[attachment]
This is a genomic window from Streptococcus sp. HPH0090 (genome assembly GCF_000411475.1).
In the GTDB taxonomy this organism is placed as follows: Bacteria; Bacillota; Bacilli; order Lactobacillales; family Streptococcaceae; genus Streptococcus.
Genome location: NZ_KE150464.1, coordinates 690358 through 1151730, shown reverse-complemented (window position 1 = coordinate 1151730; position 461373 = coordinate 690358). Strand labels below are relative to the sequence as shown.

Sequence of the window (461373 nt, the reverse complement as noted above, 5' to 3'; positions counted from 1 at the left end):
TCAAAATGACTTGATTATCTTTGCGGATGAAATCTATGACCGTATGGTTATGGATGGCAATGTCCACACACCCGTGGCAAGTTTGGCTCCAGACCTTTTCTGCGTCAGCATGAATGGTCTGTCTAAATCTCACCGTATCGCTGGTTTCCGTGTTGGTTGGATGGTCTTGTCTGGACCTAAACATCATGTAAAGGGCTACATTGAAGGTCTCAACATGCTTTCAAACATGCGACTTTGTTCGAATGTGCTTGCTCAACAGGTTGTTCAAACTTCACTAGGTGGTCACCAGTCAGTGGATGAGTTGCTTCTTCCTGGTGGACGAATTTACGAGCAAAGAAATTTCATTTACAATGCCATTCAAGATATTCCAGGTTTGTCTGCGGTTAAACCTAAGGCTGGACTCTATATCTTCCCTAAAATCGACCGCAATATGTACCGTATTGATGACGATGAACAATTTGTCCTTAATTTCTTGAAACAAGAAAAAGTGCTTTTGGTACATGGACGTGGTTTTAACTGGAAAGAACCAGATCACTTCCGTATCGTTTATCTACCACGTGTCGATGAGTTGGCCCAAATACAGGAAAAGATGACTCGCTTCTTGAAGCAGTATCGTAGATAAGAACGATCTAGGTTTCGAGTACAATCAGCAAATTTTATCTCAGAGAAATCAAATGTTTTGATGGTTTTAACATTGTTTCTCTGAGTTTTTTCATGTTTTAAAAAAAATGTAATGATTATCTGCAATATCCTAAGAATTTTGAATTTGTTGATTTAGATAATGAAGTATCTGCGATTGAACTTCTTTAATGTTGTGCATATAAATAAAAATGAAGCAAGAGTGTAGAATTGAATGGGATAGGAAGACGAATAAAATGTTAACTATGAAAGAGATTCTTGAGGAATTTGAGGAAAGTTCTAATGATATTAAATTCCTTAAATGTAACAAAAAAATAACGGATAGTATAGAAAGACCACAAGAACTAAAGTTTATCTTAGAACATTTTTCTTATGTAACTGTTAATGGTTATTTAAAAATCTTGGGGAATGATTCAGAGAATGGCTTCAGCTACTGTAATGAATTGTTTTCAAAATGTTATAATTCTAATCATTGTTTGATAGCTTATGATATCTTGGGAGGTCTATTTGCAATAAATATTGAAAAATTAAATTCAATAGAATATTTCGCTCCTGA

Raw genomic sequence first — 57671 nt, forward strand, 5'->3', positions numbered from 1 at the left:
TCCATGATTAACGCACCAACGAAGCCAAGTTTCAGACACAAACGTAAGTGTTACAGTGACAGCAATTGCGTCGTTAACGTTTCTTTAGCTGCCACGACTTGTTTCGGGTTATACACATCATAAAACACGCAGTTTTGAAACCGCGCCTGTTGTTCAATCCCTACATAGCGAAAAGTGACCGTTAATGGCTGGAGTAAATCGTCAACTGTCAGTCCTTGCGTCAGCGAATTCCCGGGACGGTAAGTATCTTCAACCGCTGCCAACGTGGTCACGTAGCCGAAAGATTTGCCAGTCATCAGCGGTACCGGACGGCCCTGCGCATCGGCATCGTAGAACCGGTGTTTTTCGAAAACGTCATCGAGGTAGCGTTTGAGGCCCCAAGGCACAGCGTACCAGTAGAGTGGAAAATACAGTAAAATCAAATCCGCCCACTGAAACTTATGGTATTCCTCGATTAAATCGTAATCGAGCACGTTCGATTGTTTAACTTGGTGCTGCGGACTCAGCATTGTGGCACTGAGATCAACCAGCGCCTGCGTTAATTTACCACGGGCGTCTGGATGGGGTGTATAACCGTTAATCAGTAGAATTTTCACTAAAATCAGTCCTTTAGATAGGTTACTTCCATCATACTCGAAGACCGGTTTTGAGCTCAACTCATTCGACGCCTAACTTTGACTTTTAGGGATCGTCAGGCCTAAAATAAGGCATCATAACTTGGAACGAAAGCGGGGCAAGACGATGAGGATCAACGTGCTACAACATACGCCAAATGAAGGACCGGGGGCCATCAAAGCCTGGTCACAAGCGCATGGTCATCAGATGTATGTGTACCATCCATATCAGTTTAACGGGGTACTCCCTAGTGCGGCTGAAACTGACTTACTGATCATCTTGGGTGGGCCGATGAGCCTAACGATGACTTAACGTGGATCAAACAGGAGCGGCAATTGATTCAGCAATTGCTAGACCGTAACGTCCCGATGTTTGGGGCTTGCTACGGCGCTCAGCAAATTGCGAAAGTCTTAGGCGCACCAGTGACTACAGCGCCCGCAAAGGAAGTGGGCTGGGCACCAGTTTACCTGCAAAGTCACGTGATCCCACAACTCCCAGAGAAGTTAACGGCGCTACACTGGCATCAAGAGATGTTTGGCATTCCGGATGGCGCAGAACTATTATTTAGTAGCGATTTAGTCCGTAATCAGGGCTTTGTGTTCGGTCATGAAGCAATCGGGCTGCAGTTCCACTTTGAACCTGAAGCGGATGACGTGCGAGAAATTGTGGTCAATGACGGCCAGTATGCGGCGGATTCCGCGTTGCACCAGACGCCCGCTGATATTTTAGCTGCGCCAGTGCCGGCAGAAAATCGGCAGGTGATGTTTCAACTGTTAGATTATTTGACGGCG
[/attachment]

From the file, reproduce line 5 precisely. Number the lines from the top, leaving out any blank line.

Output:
TCAAAATGACTTGATTATCTTTGCGGATGAAATCTATGACCGTATGGTTATGGATGGCAATGTCCACACACCCGTGGCAAGTTTGGCTCCAGACCTTTTCTGCGTCAGCATGAATGGTCTGTCTAAATCTCACCGTATCGCTGGTTTCCGTGTTGGTTGGATGGTCTTGTCTGGACCTAAACATCATGTAAAGGGCTACATTGAAGGTCTCAACATGCTTTCAAACATGCGACTTTGTTCGAATGTGCTTGCTCAACAGGTTGTTCAAACTTCACTAGGTGGTCACCAGTCAGTGGATGAGTTGCTTCTTCCTGGTGGACGAATTTACGAGCAAAGAAATTTCATTTACAATGCCATTCAAGATATTCCAGGTTTGTCTGCGGTTAAACCTAAGGCTGGACTCTATATCTTCCCTAAAATCGACCGCAATATGTACCGTATTGATGACGATGAACAATTTGTCCTTAATTTCTTGAAACAAGAAAAAGTGCTTTTGGTACATGGACGTGGTTTTAACTGGAAAGAACCAGATCACTTCCGTATCGTTTATCTACCACGTGTCGATGAGTTGGCCCAAATACAGGAAAAGATGACTCGCTTCTTGAAGCAGTATCGTAGATAAGAACGATCTAGGTTTCGAGTACAATCAGCAAATTTTATCTCAGAGAAATCAAATGTTTTGATGGTTTTAACATTGTTTCTCTGAGTTTTTTCATGTTTTAAAAAAAATGTAATGATTATCTGCAATATCCTAAGAATTTTGAATTTGTTGATTTAGATAATGAAGTATCTGCGATTGAACTTCTTTAATGTTGTGCATATAAATAAAAATGAAGCAAGAGTGTAGAATTGAATGGGATAGGAAGACGAATAAAATGTTAACTATGAAAGAGATTCTTGAGGAATTTGAGGAAAGTTCTAATGATATTAAATTCCTTAAATGTAACAAAAAAATAACGGATAGTATAGAAAGACCACAAGAACTAAAGTTTATCTTAGAACATTTTTCTTATGTAACTGTTAATGGTTATTTAAAAATCTTGGGGAATGATTCAGAGAATGGCTTCAGCTACTGTAATGAATTGTTTTCAAAATGTTATAATTCTAATCATTGTTTGATAGCTTATGATATCTTGGGAGGTCTATTTGCAATAAATATTGAAAAATTAAATTCAATAGAATATTTCGCTCCTGA